(Press Release)

IARU Monitoring System newsletter now available

In September the Russian Over The Horizon (OTH) radar in Gorodezh (near Nizhny Novgorod) was reported often causing strong interference on 7 and 14 MHz

The OTH radar from Cyprus was active on 10 and 21 MHz and Chinese OTH radars were reported causing interference to 3.5, 7 and 14 MHz.

The International Amateur Radio Union Monitoring System (IARUMS) Region 1 September 2015 newsletter can be read at

Reports of Amateur Band intruders can be logged on the IARU Region 1 Monitoring System Logger at

Monitor the short wave bands on-line with a web based SDR receiver at

IARU Monitoring System (IARUMS)

IARU report from Bali

The IARU Administrative Council meeting in Bali, Indonesia stressed the importance of antenna systems for Amateur Radio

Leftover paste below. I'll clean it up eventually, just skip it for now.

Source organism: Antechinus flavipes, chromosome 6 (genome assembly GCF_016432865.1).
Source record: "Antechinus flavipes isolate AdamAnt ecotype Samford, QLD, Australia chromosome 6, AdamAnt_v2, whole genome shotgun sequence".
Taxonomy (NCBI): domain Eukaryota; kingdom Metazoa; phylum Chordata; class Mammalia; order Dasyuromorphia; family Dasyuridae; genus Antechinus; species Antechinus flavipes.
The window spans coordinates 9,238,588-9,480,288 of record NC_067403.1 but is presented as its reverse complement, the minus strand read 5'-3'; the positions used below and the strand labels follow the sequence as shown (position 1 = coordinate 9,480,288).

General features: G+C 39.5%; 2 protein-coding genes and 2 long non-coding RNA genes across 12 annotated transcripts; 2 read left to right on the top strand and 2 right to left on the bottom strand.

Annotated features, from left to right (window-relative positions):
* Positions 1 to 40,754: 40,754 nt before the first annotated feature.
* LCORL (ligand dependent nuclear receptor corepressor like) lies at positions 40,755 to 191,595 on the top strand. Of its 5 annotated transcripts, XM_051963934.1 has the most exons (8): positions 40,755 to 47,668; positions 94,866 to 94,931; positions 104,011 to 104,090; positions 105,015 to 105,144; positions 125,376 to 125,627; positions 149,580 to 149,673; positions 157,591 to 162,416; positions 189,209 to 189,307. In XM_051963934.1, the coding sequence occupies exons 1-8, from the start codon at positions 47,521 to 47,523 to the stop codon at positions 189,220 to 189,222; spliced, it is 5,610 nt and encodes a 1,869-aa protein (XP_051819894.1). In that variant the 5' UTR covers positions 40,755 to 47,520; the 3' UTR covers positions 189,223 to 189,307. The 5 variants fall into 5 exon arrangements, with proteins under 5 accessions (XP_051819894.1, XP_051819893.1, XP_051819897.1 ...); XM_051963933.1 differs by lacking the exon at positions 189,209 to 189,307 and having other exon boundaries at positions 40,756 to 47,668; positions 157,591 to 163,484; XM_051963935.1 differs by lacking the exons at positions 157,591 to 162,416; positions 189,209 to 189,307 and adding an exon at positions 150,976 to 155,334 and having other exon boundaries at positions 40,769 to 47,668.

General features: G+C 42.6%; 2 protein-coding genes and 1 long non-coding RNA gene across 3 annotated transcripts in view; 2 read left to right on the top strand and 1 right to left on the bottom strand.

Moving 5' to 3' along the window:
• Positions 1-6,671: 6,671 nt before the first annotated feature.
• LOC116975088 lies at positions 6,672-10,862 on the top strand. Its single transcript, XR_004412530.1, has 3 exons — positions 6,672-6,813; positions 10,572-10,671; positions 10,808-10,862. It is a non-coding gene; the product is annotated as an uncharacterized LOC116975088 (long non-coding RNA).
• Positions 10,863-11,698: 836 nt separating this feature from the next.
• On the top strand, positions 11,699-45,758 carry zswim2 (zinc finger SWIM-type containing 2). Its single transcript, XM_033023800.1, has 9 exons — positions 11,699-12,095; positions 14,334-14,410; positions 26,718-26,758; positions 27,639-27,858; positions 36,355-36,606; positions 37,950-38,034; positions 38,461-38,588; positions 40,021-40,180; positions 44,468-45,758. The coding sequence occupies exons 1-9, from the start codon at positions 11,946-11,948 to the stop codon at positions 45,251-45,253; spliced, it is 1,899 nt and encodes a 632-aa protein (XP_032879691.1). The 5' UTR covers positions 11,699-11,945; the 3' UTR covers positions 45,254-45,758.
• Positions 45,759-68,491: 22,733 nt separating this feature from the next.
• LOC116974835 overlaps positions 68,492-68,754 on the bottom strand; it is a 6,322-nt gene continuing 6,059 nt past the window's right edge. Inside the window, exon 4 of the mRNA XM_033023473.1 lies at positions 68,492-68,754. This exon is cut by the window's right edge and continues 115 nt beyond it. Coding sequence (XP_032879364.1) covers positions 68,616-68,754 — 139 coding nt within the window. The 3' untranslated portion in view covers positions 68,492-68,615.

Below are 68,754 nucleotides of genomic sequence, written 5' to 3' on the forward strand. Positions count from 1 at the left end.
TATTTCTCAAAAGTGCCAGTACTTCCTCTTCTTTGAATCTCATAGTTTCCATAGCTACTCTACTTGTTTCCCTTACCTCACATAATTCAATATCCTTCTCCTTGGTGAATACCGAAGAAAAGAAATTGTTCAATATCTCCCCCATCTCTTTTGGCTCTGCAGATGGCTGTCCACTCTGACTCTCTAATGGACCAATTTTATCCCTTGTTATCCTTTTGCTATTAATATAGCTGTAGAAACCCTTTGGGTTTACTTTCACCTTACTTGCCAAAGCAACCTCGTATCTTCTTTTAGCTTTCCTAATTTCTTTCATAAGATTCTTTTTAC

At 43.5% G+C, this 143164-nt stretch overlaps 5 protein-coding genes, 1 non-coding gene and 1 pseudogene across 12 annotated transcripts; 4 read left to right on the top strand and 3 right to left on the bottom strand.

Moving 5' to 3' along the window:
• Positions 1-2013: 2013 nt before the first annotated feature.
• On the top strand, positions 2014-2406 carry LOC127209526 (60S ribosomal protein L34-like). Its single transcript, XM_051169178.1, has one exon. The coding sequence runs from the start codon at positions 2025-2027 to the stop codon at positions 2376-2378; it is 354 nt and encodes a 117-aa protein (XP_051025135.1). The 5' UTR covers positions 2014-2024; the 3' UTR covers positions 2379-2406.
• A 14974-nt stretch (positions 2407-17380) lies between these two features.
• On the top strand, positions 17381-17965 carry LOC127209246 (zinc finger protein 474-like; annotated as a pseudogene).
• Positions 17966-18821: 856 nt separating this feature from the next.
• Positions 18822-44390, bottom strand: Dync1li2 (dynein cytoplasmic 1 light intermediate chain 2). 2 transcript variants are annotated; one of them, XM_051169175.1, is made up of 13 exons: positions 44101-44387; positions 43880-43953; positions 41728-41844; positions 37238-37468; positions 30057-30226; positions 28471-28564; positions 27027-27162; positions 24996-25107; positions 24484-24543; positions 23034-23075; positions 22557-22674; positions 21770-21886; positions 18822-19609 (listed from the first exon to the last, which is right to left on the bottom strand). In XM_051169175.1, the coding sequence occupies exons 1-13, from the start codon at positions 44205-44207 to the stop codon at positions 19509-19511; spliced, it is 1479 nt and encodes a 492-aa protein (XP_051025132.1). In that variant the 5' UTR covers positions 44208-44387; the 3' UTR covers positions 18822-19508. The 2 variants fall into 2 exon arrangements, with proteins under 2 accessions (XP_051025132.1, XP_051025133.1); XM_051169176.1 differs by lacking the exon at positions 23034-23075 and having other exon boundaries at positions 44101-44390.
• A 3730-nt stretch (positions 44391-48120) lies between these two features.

The Administrative Council (AC) of the International Amateur Radio Union (IARU) held its annual meeting on 9 & 10 October 2015 in Bali, Indonesia in association with the IARU Region 3 Conference. The AC is responsible for the policy and management of the IARU and consists of the three IARU international officers and two representatives from each of the three IARU regional organizations.

Here's the summary of the discussions and actions :

Three Ways to Ensure Digital Receiver Viability

Brilliant piece by  Digital Radio Mondiale Chair and head of Digital Radio Development in the BBC World Service Group on what do we need to do to ensure the success of digital receivers....
Read the full story at :

BBC Dunia launches on ETV and

A new BBC Hindi TV news programme is launching on ETV network in India and on the BBC Hindi website The Monday-to-Friday global news programme BBC Dunia brings original BBC stories in Hindi, with a focus on international content that resonates with the Indian audience.

BBC Dunia is part of ETV's 21.00 news slot, ETV News with BBC. It goes on air at 21.20 across the ETV network - ETV Rajasthan, ETV Uttar Pradesh and Uttrakhand, ETV Bihar and Jharkhand, ETV Madhya Pradesh and Chhattisgarh, ETV Haryana and Himachal and ETV Urdu. The programme is also available on demand on and the BBC Hindi channel on YouTube